Hundreds of Hammas terrorists were killed in the operation, and only a relatively small fraction of the casualties were innocent civilians (estimates made by the Palestinians themselves indicate 20%). So in that respect I think Israel is setting very high standards in avoiding innocent casualties, way better than what the US achieves in Iraq/Afghanistan, and way better than what NATO achieved in Kosovo.

    Second, the “proportionate” idea is baffling. Hammas fires rockets into cities, aiming to kill and terrorize citizens. Are you suggesting that a proportionate response is better than what Israel is doing (i.e, should Israel also fire rockets into civilian centers, rather than try to bomb Hammas infrastructure and personnel)?
    I realize this is tongue-in-cheek, but seriously. I think that a single concentrated military effort is a much better solution than years of limited, pointless mutual destruction.

  34. #34 Baratos
    January 8, 2009

    Second, the “proportionate” idea is baffling.

    If the response to an attack is not proportionate, the popularity of the attackers will be greatly increased by the over-response. My traditional example for this is WW2, and how the Axis lost local support by killing 100 people every time one of their soldiers died.

  35. #35 Snark7
    January 8, 2009

    “I can’t be an antisemite – I’m an arab, which means I’m a semite. I don’t hate myself.”

    Well, I don’t believe him at all.I don’t think it’s even possible for an Arab not to hate himself.

  36. #36 Stephen Wells
    January 8, 2009

    Israel would be justified in taking action to stop Hamas rocket attacks.

    Bombing Gaza is not such an action.

    Dismantling illegal settlements would be more constructive.

  37. #37 Snark7
    January 8, 2009

    @30:
    The basic problem here isn’t Hamas firing a few rockets… the basic problem is THEFT! Consider this:

    Now, would this be ‘kosher’ with you — or would you be wanting to fire off a few rocket rounds yourself? And is it any wonder that the Arabs (and every other country in the world) hates your guts for endorsing this theft?

    But this kind of “Theft” is actually, what history is actually made of. If you really would want to treat this “fairly”, than muslims would have to disappear from a lot of places in the world. Starting with Constantinople, maybe ?

    There is simply no reason why just the oldest existing religious group in that region shouldn’t have the right to it’s own nation.

    And frankly: I believe still a lot more people in the world despise Arabs than Israelis. They just tend to be a bit more civilized and quieter than the dumb as bricks consulate burning rabble.

  38. #38 Blake Stacey
    January 8, 2009

    There is simply no reason why just the oldest existing religious group in that region shouldn’t have the right to it’s own nation.

    If there were, we’d have to take Israel away and give it to the New Age loons who worship Isis and Osiris. Long live the Egyptian Empire and its divine dominion over the land of Canaan!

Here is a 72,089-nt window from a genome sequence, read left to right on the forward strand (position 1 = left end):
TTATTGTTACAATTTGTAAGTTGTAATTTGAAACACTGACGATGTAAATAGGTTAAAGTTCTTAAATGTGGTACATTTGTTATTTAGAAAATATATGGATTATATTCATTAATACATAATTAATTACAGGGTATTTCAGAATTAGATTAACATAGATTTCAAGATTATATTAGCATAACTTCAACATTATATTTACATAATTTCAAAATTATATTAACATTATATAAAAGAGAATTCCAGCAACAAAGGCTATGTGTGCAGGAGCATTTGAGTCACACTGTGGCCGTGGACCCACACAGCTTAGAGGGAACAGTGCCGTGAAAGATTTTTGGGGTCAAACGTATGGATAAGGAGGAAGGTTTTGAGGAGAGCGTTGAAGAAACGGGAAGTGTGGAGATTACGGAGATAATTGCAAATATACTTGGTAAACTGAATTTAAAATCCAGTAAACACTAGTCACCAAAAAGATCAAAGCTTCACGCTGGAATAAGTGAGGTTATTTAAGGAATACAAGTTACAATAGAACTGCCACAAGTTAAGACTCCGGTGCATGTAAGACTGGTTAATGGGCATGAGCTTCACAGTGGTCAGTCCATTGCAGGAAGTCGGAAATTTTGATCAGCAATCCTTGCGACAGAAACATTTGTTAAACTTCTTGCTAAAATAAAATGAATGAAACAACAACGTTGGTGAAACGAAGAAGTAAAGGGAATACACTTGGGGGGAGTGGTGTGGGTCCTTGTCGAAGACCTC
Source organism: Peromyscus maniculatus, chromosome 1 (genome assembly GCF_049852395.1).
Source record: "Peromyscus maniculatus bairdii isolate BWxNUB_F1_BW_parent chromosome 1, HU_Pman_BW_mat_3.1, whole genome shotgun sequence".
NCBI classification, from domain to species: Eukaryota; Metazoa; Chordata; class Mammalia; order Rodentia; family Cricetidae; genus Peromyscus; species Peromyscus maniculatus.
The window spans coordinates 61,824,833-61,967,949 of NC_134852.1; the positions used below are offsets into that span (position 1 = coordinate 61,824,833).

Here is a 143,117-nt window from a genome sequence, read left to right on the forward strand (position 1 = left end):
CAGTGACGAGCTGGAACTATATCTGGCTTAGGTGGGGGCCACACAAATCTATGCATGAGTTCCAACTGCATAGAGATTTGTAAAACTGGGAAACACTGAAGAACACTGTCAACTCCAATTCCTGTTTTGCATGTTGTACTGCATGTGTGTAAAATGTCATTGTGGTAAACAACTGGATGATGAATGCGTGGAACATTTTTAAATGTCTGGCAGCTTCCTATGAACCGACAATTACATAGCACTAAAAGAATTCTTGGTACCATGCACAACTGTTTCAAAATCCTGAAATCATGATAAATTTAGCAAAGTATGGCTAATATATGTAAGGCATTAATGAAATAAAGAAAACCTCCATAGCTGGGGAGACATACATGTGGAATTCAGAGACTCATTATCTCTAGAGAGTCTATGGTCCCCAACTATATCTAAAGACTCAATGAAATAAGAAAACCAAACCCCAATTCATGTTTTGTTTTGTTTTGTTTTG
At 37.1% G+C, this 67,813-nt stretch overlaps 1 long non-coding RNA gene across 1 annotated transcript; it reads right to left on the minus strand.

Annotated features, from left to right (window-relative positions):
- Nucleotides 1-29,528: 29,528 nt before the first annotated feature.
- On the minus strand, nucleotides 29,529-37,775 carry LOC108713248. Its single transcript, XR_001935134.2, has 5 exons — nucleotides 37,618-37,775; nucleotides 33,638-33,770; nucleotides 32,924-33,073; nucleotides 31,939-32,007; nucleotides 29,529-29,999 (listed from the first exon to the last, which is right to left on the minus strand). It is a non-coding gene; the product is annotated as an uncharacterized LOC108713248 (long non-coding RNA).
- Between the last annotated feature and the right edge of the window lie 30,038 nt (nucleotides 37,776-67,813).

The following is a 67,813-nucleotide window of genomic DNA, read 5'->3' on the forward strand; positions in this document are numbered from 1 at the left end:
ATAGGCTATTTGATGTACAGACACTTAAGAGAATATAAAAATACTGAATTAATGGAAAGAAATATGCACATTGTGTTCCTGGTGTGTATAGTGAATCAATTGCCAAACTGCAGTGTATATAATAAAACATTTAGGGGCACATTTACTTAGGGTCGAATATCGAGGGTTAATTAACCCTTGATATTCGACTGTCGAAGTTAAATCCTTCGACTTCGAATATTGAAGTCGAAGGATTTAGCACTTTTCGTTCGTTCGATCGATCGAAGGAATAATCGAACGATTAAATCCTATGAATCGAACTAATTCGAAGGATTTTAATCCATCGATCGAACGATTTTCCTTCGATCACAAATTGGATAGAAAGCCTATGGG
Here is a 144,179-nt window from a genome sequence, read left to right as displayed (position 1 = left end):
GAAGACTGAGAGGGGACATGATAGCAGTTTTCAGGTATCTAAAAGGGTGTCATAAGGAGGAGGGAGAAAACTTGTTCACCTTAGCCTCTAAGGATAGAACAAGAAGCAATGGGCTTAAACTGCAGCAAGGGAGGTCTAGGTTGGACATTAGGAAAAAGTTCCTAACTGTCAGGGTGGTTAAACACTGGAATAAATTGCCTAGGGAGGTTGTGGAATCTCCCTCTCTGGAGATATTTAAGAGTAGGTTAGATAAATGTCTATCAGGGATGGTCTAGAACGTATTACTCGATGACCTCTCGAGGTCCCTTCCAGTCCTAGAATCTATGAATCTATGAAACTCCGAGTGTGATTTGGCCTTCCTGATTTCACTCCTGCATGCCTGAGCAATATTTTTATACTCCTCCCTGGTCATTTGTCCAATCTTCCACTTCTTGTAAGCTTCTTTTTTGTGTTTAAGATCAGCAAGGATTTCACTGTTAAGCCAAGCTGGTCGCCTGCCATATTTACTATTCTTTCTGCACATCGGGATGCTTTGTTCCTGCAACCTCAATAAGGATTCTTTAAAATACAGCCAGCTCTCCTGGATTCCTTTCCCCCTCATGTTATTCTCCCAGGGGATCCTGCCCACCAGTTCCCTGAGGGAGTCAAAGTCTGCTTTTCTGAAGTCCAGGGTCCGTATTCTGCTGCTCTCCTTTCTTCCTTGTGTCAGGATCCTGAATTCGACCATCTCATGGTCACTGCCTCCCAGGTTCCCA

39. #39 Estragon
    January 8, 2009

    “But this kind of “Theft” is actually, what history is actually made of.”
    History contains a lot of atrocities, the repeat of which might be best avoided. War, invasion, ethnic cleansing and genocide was indeed a common feature of human history and was probably involved to some extent in the history of almost all nations. The same thing is true of slavery. That doesn’t mean, however, that either should be acceptable in the modern world.
    You cannot look at a snapshot of the world two thousand years ago and say ‘this nation is forever’. Where would the United States be if we suddenly adopted that rule.
    Pragmatic rationalism, rather than ancient religious texts, or indeed ignorant racism, should drive our policy in this regard.

  40. #40 Andrew
    January 8, 2009

    Imaginary men who hate the followers of other imaginary men make up the majority of the problems, and will continue to do so until there are zero imaginary men.

  41. #41 ponderingfool
    January 8, 2009

    How can people still conflate being Jewish and being pro-Israel? Between family members and friends who are Jewish, most I know are actually anti-Israel (and anti-Hamas, you can be both after all).

  42. #42 Snark7
    January 8, 2009

    @38: No, we wouldn’t. We’d just give them Egypt back.

    @39: Exactly. The existence of Israel is a fact. Period.

  43. #43 SLC
    January 8, 2009

    I really get a laugh out of these arguments based on proportionality. Does Mr. Chu-Carroll think that the US and Britain were being proportional in WW 2 when Germany cities were bombed, in part as retaliation for the bombing of British cities? At least 10 times as many German civilians were killed as British. Does Mr. Chu-Carroll think that Hiroshima and Nagasaki were proportional to the attack on Pearl Harbor? The civilian death ration was at least 100 to 1.

    The bottom line here is that the proportionality argument is piffle. The object of going to war is to win the war. As General Patton said, nobody ever won a war by dying for his country; wars are won by making the other guy die for his country (I cleaned that up a bit).

  44. #44 rpsms
    January 8, 2009

    One can rationalize the conflict any which way one wants, but none of the above comments have anything to do with the basic fact that Mark–a guy in NY–is receiving electronic drive-bys by people angry about what the isreali army is doing.

    That is insanity. And unjust. And ridiculous.

  45. #45 Anonymous